As expected they were happy to send me out on another route, this time in Bellevue.
So I studied my list, verified the addresses and the map, prepared flyers I might leave at addresses where there was no answer, and headed out.
Almost to a tee it seems that people who were willing to tell me which way they were voting (I simply asked if they minded indicating which way they were leaning: Republican or Democratic) responded that they were voting straight Democratic. This was also true yesterday when I was in Renton. The story you hear is Washingtonians vote for the candidates, not the party, but that's not at all what I'm hearing from voters. What's more, everyone seemed to know who Darcy Burner was, which is an achievement in itself given how unknown she was a few months ago, and how well known Reichert is.
I was able to engage in long conversations with a few voters. Of one I asked for his sentiment about the voters in the neighborhood. I was told that a lot of immigrants had moved into the area in the past few years, and that the Republicans lived up the hill, and the Democrats lower down. That seemed to coincide with the size of the houses and the impressiveness of the views (and the household incomes needed to pay for both).
I had a great conversation with another voter. She wasn't on my list but her son in college was. She asked me if I'd seen the Darcy Burner yard sign at the end of the street, which I had. After knocking on a few more doors on that street, I needed to see if she could help me out. As it turned out I hadn't listened to my own advice about not drinking too much tea before canvassing. That's because I hadn't intended to canvass today. So I thought I'd take a chance and ask if I could use her restroom! She was nice enough to oblige, and afterward we had a longer conversation about the races and the importance of voting in a new Congress. You never know who you'll come across doorbelling, but more often than not it seems you come across nice people, regardless of their political persuasion, and that's always a pleasant experience.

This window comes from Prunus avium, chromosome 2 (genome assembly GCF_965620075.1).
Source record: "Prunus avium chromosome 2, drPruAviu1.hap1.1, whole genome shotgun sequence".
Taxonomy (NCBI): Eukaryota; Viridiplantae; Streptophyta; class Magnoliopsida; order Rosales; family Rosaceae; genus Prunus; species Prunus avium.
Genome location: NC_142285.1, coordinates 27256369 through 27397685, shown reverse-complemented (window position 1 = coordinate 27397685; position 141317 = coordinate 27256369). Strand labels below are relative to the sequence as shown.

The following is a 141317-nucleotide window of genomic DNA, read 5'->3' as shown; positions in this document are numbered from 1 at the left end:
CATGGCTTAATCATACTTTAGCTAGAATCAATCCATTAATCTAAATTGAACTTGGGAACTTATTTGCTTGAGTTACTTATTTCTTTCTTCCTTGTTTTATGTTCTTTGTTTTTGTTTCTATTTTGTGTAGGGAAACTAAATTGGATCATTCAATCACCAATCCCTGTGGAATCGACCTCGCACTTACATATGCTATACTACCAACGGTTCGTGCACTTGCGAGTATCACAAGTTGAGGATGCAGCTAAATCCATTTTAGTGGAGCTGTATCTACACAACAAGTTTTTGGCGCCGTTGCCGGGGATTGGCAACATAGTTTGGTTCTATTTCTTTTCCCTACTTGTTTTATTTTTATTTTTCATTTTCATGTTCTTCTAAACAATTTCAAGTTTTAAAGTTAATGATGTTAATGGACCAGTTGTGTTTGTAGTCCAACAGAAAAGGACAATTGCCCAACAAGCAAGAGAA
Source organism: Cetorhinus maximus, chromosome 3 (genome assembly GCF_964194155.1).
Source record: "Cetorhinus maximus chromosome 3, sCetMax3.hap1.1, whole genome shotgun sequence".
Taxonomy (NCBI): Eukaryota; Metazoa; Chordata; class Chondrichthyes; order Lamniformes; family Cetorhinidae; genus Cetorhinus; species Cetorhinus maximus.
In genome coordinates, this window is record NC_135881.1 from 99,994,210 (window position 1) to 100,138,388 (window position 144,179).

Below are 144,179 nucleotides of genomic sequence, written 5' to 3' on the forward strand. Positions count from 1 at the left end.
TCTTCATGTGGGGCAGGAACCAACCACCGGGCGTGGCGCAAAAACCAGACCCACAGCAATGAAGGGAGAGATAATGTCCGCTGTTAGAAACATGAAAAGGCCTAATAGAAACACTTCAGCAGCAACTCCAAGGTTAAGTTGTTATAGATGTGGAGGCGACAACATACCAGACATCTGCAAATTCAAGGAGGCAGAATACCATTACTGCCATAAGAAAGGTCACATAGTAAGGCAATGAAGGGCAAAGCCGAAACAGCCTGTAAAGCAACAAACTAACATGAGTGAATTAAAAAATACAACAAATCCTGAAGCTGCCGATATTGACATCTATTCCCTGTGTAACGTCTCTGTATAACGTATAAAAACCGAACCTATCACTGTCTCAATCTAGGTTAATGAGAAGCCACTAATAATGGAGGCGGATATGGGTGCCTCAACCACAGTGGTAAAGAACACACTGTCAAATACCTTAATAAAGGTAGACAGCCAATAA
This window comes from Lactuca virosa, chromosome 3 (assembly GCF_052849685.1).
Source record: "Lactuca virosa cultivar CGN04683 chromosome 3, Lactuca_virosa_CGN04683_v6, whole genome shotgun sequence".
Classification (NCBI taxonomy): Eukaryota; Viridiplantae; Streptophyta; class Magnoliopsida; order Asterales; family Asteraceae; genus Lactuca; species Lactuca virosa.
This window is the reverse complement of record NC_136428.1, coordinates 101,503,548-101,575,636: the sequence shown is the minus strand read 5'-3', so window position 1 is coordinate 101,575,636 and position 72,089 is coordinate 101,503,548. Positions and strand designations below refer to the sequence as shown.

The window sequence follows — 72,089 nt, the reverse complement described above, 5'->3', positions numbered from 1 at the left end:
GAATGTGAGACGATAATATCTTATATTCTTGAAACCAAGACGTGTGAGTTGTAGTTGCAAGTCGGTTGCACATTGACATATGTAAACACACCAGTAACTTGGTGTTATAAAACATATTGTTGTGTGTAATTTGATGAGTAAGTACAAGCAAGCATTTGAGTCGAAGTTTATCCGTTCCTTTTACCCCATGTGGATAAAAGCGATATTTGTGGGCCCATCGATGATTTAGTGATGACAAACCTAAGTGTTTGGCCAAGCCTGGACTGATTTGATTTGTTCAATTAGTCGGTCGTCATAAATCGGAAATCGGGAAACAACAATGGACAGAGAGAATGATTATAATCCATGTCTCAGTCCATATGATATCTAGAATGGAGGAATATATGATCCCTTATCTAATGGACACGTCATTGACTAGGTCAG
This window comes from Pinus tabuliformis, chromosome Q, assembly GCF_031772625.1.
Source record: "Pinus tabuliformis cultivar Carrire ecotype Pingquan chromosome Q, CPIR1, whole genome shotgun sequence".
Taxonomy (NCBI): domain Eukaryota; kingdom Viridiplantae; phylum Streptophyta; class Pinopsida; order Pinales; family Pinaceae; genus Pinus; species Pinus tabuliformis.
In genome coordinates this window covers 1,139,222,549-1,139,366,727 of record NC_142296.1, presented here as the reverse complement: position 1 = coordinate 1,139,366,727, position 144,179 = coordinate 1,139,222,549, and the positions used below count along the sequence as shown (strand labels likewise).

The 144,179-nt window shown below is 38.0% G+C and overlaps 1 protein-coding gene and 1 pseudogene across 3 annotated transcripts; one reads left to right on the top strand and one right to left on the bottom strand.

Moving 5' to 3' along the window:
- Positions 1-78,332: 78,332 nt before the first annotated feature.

About halfway through my route, wouldn't you know it, it started to rain again. We've received 3 inches of rain in just four days this month, with more in the forecast. So I had to get my towel out again so as to wipe my clipboard dry every now and then.
Out of the 45 homes I visited, I counted only three that were short with me, but none in a way one can't understand. After all, we've all been receiving flyers by the dozens, and phone calls by the dozens. The benefit I think to doorbelling is the person to person contact. As Natasha at Pacific Views writes, many people are glad that someone would care enough to drive to their home to ask if they've voted and express the importance of that vote. When it is raining and you show up dripping wet it is surely an even greater indication of that importance.
I headed back to the campaign offices having visited all the addresses, and was astounded at how many people were there. It was crowded this morning, but it was overflowing this afternoon. People were literally lined up outside the building waiting to get in and help out in some way. People were coming and going from canvassing, dozens of people were on the phones, dozens others were preparing flyers and literature. I heard a worker announce new fundraising milestones putting the campaign in the top five nationally for Democratic challengers. Congressman Jay Inslee was preparing to go doorbelling for Darcy. Ross Hunter also showed up to do the same I suspect.
It was an amazing scene, but seemingly just another day in what has been an amazing campaign.
There is still time to help out if you have time. I plan to take a day off from work on Tuesday to further help out. If, like me, you have some vacation/PTO days to take off (I'm actually in line to lose a few of them if I don't use them), Monday and Tuesday would be a great time take them so you can help out as well.
Visit On The Road To 2008 for commentary on issues as we countdown to the next opportunity to change the direction of America.